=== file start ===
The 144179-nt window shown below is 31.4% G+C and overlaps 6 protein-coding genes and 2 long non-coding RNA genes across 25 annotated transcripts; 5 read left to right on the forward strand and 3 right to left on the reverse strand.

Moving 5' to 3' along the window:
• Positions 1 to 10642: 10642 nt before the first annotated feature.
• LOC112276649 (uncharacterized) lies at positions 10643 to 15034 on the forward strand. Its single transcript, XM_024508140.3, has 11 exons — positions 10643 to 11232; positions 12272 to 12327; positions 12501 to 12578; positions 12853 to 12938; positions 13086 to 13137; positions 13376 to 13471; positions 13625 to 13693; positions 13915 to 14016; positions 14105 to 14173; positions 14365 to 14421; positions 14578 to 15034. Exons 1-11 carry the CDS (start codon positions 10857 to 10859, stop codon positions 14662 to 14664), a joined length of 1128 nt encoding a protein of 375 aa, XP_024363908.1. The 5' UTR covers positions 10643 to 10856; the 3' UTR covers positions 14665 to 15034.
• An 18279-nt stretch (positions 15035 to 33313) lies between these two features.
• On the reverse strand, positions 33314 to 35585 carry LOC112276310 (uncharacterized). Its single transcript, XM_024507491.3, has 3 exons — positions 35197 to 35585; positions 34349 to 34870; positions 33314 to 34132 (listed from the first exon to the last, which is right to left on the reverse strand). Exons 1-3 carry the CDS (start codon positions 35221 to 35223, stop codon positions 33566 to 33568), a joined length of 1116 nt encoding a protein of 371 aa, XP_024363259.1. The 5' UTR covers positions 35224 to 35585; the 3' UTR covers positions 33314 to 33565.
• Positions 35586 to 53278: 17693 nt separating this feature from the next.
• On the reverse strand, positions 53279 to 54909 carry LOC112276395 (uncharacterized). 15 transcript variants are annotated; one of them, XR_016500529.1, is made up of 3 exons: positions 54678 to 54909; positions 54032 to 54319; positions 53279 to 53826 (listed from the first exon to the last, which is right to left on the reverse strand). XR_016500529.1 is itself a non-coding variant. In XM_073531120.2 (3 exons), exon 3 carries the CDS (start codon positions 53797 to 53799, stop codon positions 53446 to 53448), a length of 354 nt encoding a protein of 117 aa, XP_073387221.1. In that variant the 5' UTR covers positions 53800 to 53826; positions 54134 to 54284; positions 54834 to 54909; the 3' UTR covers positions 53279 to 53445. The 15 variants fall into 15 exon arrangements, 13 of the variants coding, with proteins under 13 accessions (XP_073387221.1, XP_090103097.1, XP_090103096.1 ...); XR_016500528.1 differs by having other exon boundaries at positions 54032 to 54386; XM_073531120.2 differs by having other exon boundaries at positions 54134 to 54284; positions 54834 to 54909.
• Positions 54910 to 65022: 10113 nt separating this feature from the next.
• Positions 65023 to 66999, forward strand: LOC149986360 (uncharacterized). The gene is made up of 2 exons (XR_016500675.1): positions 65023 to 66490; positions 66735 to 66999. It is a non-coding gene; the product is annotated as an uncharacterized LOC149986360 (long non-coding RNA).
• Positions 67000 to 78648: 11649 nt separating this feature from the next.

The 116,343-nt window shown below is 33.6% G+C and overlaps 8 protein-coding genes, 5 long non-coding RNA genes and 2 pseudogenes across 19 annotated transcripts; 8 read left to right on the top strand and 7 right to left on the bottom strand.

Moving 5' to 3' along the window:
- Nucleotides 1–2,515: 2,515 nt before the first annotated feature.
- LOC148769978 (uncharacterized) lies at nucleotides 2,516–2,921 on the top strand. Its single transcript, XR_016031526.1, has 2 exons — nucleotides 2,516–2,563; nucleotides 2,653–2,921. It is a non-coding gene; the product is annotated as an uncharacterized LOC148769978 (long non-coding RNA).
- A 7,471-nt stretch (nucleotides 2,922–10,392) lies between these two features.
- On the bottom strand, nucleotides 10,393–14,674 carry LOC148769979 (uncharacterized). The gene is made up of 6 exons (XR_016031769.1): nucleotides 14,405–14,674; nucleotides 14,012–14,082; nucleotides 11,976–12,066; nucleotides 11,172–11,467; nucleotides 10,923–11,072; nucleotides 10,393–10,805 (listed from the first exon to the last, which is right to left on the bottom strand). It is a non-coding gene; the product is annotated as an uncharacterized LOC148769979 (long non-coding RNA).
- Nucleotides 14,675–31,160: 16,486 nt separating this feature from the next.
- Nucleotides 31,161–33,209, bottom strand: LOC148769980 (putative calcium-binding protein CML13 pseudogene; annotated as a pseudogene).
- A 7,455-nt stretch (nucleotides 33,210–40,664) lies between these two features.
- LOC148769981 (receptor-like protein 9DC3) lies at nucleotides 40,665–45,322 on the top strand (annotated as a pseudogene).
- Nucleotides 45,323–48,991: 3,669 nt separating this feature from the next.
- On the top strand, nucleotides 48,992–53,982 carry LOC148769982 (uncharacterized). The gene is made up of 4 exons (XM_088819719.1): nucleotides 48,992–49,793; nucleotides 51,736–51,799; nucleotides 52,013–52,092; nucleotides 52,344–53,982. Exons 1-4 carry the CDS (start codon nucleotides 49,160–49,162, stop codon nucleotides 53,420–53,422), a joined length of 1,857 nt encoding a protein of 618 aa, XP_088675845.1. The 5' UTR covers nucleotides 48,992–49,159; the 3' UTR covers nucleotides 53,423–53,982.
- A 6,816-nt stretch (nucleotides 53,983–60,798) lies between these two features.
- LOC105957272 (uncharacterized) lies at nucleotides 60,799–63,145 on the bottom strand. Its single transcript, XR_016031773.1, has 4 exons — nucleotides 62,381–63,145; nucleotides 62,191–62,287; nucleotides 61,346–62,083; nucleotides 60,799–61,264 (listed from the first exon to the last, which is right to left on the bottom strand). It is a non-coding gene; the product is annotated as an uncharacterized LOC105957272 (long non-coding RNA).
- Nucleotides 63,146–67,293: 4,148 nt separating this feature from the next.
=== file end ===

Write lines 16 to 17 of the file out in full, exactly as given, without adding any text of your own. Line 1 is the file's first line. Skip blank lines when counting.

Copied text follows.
- A 7,471-nt stretch (nucleotides 2,922–10,392) lies between these two features.
- On the bottom strand, nucleotides 10,393–14,674 carry LOC148769979 (uncharacterized). The gene is made up of 6 exons (XR_016031769.1): nucleotides 14,405–14,674; nucleotides 14,012–14,082; nucleotides 11,976–12,066; nucleotides 11,172–11,467; nucleotides 10,923–11,072; nucleotides 10,393–10,805 (listed from the first exon to the last, which is right to left on the bottom strand). It is a non-coding gene; the product is annotated as an uncharacterized LOC148769979 (long non-coding RNA).